Grand Junction Borders store to close by April 30
Robert Baker frequently comes to Borders, 2464 U.S. Highway 6&50, to grab a mocha and check out deals on hot-rod magazines.
That routine will come to an end by April 30, the deadline for the Grand Junction store and 199 other Borders retailers to close under a Chapter 11 bankruptcy filing. The national book, music and movie seller filed for bankruptcy Wednesday. It will keep 442 stores open under the bankruptcy agreement.
Baker, 49, is disappointed Grand Junction is one of six Colorado cities losing a Borders store.
“They’ve made me mad, closing this,” Baker said Wednesday while seated in Borders’ outdoor patio area, another amenity he said he will miss. “I can’t believe it’s going out of business.”
Teens Candice Aguilar and Jarrod Castillo weren’t as surprised to hear of the store’s closure.
“I barely come here,” Aguilar said. “We just wanted to look around and see what’s here before it closes.”
Castillo said he goes to Borders only when his mom wants to buy something there. He’s not sure what will happen to bookstores in the future with online competition such as Amazon.com, but he hopes this isn’t the beginning of the end for bookstores in Grand Junction.
“I think we need them for history, but everything’s going on the Internet now,” he said.
Margie Wilson, owner of Grand Valley Books, 350 Main St., and Twice Upon a Time Bookshop, 2885 North Ave., Unit B, said bookstores can offer things that online stores can’t, in particular, customer service. Wilson also prides herself on offering a selection of rare and out-of-print books, best-sellers, new and used books and carefully selected Western history and Western Americana fare.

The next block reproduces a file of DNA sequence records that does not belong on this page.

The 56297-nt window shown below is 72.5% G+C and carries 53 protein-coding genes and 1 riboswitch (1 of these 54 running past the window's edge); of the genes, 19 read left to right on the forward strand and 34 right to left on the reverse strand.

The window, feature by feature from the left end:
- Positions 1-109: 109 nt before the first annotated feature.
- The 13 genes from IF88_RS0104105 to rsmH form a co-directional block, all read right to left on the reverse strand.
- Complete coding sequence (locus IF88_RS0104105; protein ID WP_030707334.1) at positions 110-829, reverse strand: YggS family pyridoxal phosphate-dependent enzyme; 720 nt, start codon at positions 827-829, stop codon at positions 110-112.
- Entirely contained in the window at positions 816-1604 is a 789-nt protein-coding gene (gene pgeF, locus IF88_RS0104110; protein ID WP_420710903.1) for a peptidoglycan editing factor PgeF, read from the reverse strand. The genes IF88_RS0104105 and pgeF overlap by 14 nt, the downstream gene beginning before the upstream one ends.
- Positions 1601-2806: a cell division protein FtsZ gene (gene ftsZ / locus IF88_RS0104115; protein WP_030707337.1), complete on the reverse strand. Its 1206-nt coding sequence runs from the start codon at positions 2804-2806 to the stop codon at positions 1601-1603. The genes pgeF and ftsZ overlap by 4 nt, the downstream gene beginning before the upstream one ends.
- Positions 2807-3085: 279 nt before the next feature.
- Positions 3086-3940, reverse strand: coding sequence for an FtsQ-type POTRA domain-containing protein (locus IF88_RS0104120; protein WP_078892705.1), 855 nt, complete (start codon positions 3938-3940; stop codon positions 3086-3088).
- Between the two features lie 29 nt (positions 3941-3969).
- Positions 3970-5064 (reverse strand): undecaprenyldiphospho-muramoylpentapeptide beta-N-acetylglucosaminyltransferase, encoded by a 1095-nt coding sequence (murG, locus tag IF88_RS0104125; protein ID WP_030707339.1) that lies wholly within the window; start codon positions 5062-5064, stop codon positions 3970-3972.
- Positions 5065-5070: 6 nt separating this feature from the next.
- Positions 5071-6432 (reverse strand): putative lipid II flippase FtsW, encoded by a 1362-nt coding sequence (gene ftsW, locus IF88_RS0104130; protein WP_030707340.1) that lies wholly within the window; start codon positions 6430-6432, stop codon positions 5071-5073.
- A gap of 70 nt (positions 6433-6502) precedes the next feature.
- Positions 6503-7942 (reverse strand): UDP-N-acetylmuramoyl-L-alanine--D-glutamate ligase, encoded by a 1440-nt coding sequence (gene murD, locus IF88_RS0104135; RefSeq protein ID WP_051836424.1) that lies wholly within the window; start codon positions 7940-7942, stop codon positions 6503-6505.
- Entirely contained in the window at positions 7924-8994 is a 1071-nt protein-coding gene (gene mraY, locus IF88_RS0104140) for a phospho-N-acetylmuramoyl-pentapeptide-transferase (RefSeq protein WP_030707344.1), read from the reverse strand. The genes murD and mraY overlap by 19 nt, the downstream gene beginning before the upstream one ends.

“It is difficult in this economy” to run any business, Wilson said. “However, we’re holding our own.”
Carla Griffin, owner of Turn the Page Used Bookstore, 119 E. Aspen Ave., in Fruita, said the niche of selling inexpensive, used books may save her from competitors that thrive on new books.
“People are enjoying paying half the original retail price” for used books, Griffin said. “I haven’t seen much of an effect from iPad or Kindle. I have people who still see the value of a book.”
A manager from Borders’ national chain rival in Grand Junction, Barnes & Noble, was not available for comment during the day Wednesday.
Jeff McDonald said Wednesday as he exited Borders that he never buys books online and has been buying about one book every two weeks from Borders since retiring from Grand Junction Steel two years ago.
“I see people coming and going all the time. I’m not sure why they’re closing,” he said.